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Prohibition Questions

- What doctors wrote alcohol prescriptions during prohibition? by Sofia

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Prohibition Prohibition in United States was accomplished by means of the Eighteenth Amendment to the national Constitution (ratified January 16, 1919) and the Volstead Act (passed October 28, 1919).

Prohibition began on January 16, 1920, when the Eighteenth Amendment went into effect. Federal Prohibition agents (police) were given the task of enforcing the law.

Prohibition also referred to that part of the Temperance movement which wanted to make alcohol illegal. Prohibitionists had some success even before national prohibition; in 1905, three American states had already outlawed alcohol; by 1912, it was up to nine states; and, by 1916, legal prohibition was already in effect in 26 of the 48 states.

Even though the sale of alcohol was illegal, alcoholic drinks were still widely available at "speakeasies" and other underground drinking establishments. Speakeasies gained their name from the fact that a patron had to "speak easy" and convince the doorman to let them in. His job was to keep out those who looked like they were "dry" agents. Agents had no forced-entry rights at all, and so could not break into an establishment if the doorman refused them entry. Many people also kept private bars to serve their guests. Large quantities of alcohol were smuggled in from Canada, overland and via the Great Lakes, and from the French islands of Saint-Pierre and Miquelon. Additional alcohol was delivered from Rum Row off the US East Coast.

During Prohibition legal and illegal home brewing was popular. Limited amounts of wine and hard cider were permitted to be made at home. Some commercial wine was still produced in the U.S., but was only available through government warehouses for use in religious ceremonies, particularly for communion in Roman Catholic, Eastern Orthodox and Episcopal churches and in some Jewish ceremonies. "Malt and hop" stores popped up across the country and some former breweries turned to selling malt extract syrup, ostensibly for baking and "beverage" purposes.

A "Medicinal Alcohol" formWhisky was available by prescription from medical doctors. The labels clearly warned that it was strictly for medicinal purposes and any other uses were illegal, but even so doctors freely wrote prescriptions and druggists filled them without question, and the number of "patients" soared. Authorities never tried to restrict this practice, which was the way many people got their booze: Over a million gallons were consumed per year through freely given prescriptions.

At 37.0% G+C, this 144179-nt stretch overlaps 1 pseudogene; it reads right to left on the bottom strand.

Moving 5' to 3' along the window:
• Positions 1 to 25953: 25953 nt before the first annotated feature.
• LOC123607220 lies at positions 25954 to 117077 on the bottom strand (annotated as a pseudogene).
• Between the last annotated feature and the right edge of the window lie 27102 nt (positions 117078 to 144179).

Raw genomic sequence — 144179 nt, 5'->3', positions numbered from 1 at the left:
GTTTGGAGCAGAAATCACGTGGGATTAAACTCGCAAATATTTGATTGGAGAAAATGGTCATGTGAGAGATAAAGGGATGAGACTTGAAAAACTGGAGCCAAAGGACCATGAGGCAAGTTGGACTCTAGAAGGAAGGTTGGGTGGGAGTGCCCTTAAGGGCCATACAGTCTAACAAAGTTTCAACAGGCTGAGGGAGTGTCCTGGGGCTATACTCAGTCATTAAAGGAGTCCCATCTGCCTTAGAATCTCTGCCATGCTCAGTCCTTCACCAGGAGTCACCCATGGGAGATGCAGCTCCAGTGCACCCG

Because Prohibition banned only the manufacture, sale, and transport--but not possession or consumption--of alcohol, some people and institutions who had bought or made liquor prior to the passage of the 18th Amendment were able to continue to serve it throughout the prohibition period legally.

Prohibition brought into being a new kind of criminal--the bootlegger. The career of Al Capone was a dramatic instance of the development of bootlegging on a large scale. His annual earnings were estimated at $60,000,000. The rise of the bootlegging gangs led to a succession of gang wars and murders. A notorious incident was the St. Valentine's Day Massacre in Chicago in 1929, when the Capone gang shot to death seven members of the rival "Bugs" Moran gang. Historians of the underworld, however, suggest that by the late 1920s bootlegging was on the verge of semimonopoly control and that the end of gang wars was approaching.

The temperance movement itself changed during the 1920s; the fundamentalist and nativist groups assumed greater leadership, tending to drive away less hostile and urban forces.

Prohibition's major suporters gradually became disenchanted with it, citing the increase in criminal liquor production and sale, the development of the speakeasy, and increased restriction on individual freedom as its results. In 1932 the Democratic Party adopted a platform calling for repeal, and the Democratic victory in the presidential election of 1932 sounded the death knell of the Eighteenth Amendment.

In February 1933 Congress adopted a resolution proposing the Twenty-first Amendment to the Constitution to repeal the Eighteenth. On Dec. 5, 1933, Utah became the 36th state to ratify the amendment, and repeal was achieved. After repeal a few states continued statewide prohibition, but by 1966 all had abandoned it. In general, liquor control in the United States came to be determined more and more at local levels.

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Tags: united states, al capone, alcohol

Category: Education  - ( Education Archive)

Date Added: 27 March '06

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